Total solar eclipse on July 2, 2019 in Paiguano, Chile. Around 25,0000 tourists arrived to Paiguano, … [+]
Earlier today a rare “ring of fire” annular solar eclipse took place just hours after the solstice. The Moon covered an astonishing 99.4% of the Sun at its peak, making is almost a total solar eclipse.
Here are all the best photos and videos of the “ring of fire”.
When is the next ‘ring of fire’ solar eclipse?
That’s key. Its brevity—a result of its magnitude—is very rare, with no equal coming up in the near future. The next time the Moon will create such a slim sliver around the Sun and cause another almost-total “ring of fire” eclipse will be on May 9, 2032, when for 22 seconds 99.57% of the Sun will be covered—so the ring will be even slimmer. Sadly, it will take place across a remote region of the south Atlantic Ocean.
The next annular solar eclipse in North America takes place in under 12 months, but it’s actually a total solar eclipse you should really be aiming to travel to see.
Why you need to see a total solar eclipse
Even the 2032 annular solar eclipse is not the eclipse you’re looking for. “Nothing —absolutely nothing—compares to a total eclipse of the Sun,” Paul Cox, Chief Astronomical Officer at robotic telescope service and “eclipse broadcaster” Slooh, told me. “There are no celestial events that so profoundly affect those who witness them, and for me, it’s always been an overwhelming experience, bringing me to tears—usually during our live broadcasts!”
What is the ‘path of totality?’
If you think that a 99% eclipse is OK, you’re doing it all wrong. You must get inside the narrow “path of totality” to experience a total solar eclipse. Only then will you enjoy the wonders of totality; rapidly dropping temperatures, quickly gathering darkness, drop-dead gorgeous “diamond rings” around the Moon, and a few minutes to gawp at the Sun’s outer atmosphere—the solar corona—spilling into space.
It’s not called “nature’s greatest experience” for nothing.
So here are the three “best” total solar eclipses taking place in the 2020s that you absolutely must plan a trip to—and they’re “once-in-a-lifetime” stuff:
1 – 2024’s ‘Great North American Eclipse’
What: total solar eclipse
When: April 8, 2024
Where: Mexico, U.S. and Canada. Here’s a map.
Maximum duration (and where): 4 minutes 28 seconds (Nazas, Mexico)
Choice viewing locations along the “path of totality”: Mazatlán, Mexico; Dallas and Austin, Texas; Indianapolis, Indiana; Niagara Falls, Canada/U.S.
This is the big one—and the longest easily observable total solar eclipse for years—but you do need to be in the right place to get the most of this once-in-a-lifetime solar eclipse in North America (the following really big total solar eclipse in North America isn’t until 2045). A 100 miles-wide “path of totality”—the Moon’s shadow—will pass over 15 U.S. States. It could be watched by 50 million people. Expect crowds.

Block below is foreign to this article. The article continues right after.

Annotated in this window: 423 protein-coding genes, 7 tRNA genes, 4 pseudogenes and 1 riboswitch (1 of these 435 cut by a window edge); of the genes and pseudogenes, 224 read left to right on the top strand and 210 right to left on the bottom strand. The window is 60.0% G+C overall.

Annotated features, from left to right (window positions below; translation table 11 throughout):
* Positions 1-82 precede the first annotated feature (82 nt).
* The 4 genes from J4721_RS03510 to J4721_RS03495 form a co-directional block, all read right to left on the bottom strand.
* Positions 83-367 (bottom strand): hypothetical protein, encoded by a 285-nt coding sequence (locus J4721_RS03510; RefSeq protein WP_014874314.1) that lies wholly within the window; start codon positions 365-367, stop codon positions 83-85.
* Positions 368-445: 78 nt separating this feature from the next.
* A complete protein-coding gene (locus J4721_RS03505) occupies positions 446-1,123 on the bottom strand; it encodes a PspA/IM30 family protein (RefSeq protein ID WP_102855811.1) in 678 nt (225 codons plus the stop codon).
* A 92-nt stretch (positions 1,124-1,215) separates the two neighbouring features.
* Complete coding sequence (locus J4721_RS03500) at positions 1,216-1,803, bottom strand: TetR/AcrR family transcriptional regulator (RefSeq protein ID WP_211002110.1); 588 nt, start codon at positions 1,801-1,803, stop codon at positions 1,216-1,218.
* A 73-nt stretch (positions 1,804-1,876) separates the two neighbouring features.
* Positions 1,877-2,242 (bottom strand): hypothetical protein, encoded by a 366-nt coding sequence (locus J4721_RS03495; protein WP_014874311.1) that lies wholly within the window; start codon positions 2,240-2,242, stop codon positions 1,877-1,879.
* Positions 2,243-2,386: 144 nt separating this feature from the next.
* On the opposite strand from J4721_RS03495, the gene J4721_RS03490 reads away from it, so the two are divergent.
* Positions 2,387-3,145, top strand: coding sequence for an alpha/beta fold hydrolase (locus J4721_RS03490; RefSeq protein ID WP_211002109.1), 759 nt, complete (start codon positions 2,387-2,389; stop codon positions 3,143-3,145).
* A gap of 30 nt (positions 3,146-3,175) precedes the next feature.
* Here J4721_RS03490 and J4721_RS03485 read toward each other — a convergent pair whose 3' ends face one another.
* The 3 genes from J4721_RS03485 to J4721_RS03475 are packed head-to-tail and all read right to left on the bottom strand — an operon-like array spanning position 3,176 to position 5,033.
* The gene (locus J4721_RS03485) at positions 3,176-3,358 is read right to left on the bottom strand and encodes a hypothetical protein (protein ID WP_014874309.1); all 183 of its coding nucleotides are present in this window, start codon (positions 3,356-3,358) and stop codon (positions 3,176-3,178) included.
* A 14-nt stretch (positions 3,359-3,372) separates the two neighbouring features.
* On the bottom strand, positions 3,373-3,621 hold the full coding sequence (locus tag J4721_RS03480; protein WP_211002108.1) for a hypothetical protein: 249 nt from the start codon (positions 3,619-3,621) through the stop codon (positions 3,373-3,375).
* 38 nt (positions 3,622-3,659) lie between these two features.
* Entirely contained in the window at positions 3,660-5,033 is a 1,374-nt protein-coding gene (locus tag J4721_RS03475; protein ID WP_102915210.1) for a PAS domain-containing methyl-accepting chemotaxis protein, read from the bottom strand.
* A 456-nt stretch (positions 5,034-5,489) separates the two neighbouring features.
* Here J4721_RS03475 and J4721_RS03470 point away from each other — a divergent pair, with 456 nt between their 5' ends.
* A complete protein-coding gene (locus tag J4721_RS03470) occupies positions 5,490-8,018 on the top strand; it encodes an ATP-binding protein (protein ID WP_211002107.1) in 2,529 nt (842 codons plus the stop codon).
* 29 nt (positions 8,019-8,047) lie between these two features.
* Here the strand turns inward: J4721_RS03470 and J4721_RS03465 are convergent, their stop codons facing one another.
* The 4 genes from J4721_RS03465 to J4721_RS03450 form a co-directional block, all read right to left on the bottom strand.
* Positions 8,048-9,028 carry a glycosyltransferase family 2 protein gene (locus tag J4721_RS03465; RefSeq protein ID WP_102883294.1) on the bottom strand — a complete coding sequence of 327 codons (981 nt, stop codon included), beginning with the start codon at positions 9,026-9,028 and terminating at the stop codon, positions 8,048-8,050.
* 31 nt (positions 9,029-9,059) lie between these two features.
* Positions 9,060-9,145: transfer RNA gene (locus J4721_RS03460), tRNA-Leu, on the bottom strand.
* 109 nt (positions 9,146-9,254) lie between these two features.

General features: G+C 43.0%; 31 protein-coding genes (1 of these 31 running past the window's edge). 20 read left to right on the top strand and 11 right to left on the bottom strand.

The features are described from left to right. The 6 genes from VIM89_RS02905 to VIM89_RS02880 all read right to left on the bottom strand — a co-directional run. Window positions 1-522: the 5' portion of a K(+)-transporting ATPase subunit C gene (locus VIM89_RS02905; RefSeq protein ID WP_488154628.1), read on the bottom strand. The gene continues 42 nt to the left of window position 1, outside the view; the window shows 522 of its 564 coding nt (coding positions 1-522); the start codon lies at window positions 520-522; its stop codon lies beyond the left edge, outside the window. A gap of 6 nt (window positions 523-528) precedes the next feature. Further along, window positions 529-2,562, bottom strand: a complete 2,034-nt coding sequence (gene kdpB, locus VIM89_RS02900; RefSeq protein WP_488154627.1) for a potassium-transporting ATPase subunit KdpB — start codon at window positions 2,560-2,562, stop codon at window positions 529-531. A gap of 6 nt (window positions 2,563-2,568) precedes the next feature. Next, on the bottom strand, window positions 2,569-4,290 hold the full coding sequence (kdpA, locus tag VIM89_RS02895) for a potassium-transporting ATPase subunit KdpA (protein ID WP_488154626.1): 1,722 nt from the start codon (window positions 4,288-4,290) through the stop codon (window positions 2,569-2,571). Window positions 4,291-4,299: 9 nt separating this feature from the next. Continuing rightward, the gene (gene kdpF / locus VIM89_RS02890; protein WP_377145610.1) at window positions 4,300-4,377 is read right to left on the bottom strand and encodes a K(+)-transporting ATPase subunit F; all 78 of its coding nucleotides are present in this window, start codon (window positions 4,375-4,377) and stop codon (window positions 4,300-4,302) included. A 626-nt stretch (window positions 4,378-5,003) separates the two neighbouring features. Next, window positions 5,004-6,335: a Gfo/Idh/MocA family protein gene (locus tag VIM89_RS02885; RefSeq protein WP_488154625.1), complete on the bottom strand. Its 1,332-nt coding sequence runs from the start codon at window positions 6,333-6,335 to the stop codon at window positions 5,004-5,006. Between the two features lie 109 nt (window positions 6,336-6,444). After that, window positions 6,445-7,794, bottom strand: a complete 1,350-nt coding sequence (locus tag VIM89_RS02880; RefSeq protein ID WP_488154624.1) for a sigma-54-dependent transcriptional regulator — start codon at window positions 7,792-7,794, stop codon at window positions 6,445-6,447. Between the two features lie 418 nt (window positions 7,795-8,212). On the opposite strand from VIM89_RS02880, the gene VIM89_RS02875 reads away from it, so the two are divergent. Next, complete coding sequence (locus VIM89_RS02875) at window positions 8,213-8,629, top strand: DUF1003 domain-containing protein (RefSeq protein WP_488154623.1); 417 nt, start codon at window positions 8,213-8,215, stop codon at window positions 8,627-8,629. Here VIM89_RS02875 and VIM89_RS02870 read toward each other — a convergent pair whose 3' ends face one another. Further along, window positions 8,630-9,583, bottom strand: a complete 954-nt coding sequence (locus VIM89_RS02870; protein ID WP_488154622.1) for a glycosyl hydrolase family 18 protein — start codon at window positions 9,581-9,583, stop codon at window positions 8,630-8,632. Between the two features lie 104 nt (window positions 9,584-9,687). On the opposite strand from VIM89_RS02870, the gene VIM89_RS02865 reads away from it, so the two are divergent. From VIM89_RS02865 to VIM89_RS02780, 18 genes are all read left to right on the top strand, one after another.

The Temple of Hatshepsut, also known as the Djeser-Djeseru (“Holy of Holies”) in the southern … [+]
AFP via Getty Images
2 – 2027’s ‘Eclipse Of The Century’
What: total solar eclipse
When: August 2, 2027
Where: Spain, Morocco, Algeria, Tunisia, Libya, Egypt, Sudan, Saudi Arabia, Yemen and Somalia. Here’s a map.
Maximum duration (and where): 6 minutes 23 seconds (southeast of Luxor, Egypt)
Choice viewing locations along the “path of totality”: “Mos Espa” Star Wars film set, Tunisia; Luxor, Egypt; Mecca, Saudi Arabia
If you only travel long-haul to experience ONE total solar eclipse, make it this one. At a whopping 6 minutes 23 seconds totality—unrivalled on land since 1991 and not possible to see again until a similar eclipse in the year 2114 that passes over the Taj Mahal, India —the statistics alone make this irresistible.
Now add Egypt’s “Valley of the Kings.” Oh, and a Star Wars film set in Tunisia. It could also be called the “weather-proof eclipse”: North Africa will offer as surefire a clear sky as it’s possible to get, though eclipse-chasers do need to be aware of the summer heat, which in North Africa in August can reach 41°C/106°F at midday. Fly to Luxor, form a queue outside the Temple of Hatshepsut.
The iconic Sydney Opera House and Harbour Bridge at sunset on May 08, 2020 in Sydney, Australia. … [+]
3 – 2028’s ‘Great Antipodean Eclipse’
What: total solar eclipse
When: July 22, 2028
Where: Australia and New Zealand. Here’s a map.
Maximum duration (and where): 5 minutes 10 seconds (Kimberley, Western Australia)
Choice viewing locations along the “path of totality”: A cruise ship off the Kimberley Coast, Australia; Karlu Karlu (Devil’s marbles), Australia; Blue Mountains, Australia; Sydney Harbour, Australia; Queenstown, New Zealand
A total solar eclipse is coming to Sydney Harbour. There will be vast crowds around the Sydney Opera House, Bondi Beach and South Coogee, but don’t overlook Australia’s other landmark sites crossed by this total solar eclipse. The Devil’s Marbles in the Northern Territory will make a great viewing spot, as will the Kimberley in Western Australia. Having already had a short total solar eclipse in 2023, Australia gets more in 2030, 2037 and 2038—that’s FIVE total solar eclipses in just 15 years.
Disclaimer: I am editor of WhenIsTheNextEclipse.com
Wishing you clear skies and wide eyes.